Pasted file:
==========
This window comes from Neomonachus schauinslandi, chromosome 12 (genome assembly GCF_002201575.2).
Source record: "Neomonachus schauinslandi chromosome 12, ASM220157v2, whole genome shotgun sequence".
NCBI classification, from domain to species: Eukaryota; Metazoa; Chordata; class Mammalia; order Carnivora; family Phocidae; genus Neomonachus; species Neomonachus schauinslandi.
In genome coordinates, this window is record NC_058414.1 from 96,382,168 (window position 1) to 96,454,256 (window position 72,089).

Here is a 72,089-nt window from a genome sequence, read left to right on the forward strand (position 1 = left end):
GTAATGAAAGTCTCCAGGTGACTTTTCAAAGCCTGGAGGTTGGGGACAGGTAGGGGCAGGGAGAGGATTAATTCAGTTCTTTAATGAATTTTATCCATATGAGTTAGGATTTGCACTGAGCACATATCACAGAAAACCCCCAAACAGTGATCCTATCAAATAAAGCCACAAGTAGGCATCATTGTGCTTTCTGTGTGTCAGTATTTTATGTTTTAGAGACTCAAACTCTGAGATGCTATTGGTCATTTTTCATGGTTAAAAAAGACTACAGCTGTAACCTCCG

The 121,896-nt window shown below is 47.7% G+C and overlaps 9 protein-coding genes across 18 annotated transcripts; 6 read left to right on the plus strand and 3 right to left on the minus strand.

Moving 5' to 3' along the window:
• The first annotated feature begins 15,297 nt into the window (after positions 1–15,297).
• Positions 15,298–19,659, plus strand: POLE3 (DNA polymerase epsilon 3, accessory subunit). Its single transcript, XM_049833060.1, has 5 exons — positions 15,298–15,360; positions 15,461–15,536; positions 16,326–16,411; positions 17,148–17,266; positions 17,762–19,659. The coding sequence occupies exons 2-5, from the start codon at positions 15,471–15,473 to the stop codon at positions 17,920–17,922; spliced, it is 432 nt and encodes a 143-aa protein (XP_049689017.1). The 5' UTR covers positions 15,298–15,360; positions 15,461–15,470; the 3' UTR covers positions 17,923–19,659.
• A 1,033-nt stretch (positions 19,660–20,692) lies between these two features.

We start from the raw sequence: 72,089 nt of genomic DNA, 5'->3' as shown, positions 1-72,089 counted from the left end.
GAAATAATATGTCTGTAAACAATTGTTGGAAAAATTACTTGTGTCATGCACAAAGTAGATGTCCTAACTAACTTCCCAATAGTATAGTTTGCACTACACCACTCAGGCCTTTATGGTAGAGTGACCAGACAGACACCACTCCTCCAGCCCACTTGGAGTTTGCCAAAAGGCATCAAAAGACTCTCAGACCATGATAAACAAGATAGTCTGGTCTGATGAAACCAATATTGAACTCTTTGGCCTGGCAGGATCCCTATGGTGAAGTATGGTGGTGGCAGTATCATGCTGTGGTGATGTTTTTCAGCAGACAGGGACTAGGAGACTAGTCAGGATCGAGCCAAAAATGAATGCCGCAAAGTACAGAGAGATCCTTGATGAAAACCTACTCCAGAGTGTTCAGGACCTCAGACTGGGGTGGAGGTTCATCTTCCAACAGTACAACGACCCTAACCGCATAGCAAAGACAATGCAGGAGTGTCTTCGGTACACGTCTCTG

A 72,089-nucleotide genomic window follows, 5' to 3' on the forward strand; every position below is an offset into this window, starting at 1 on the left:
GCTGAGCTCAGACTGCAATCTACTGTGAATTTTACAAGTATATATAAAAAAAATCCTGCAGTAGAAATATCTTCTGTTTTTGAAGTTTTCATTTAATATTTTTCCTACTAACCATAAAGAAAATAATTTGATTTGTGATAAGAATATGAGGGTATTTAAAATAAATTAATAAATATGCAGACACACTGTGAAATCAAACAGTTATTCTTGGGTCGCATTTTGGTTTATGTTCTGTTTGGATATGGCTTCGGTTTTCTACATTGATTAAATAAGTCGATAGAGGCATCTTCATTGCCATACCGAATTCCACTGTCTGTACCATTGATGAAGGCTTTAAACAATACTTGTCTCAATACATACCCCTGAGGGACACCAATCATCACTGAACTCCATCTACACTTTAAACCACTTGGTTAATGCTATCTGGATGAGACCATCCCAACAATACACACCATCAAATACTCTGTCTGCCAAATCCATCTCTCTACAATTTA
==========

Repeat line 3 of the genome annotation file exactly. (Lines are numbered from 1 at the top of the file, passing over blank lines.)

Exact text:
NCBI classification, from domain to species: Eukaryota; Metazoa; Chordata; class Mammalia; order Carnivora; family Phocidae; genus Neomonachus; species Neomonachus schauinslandi.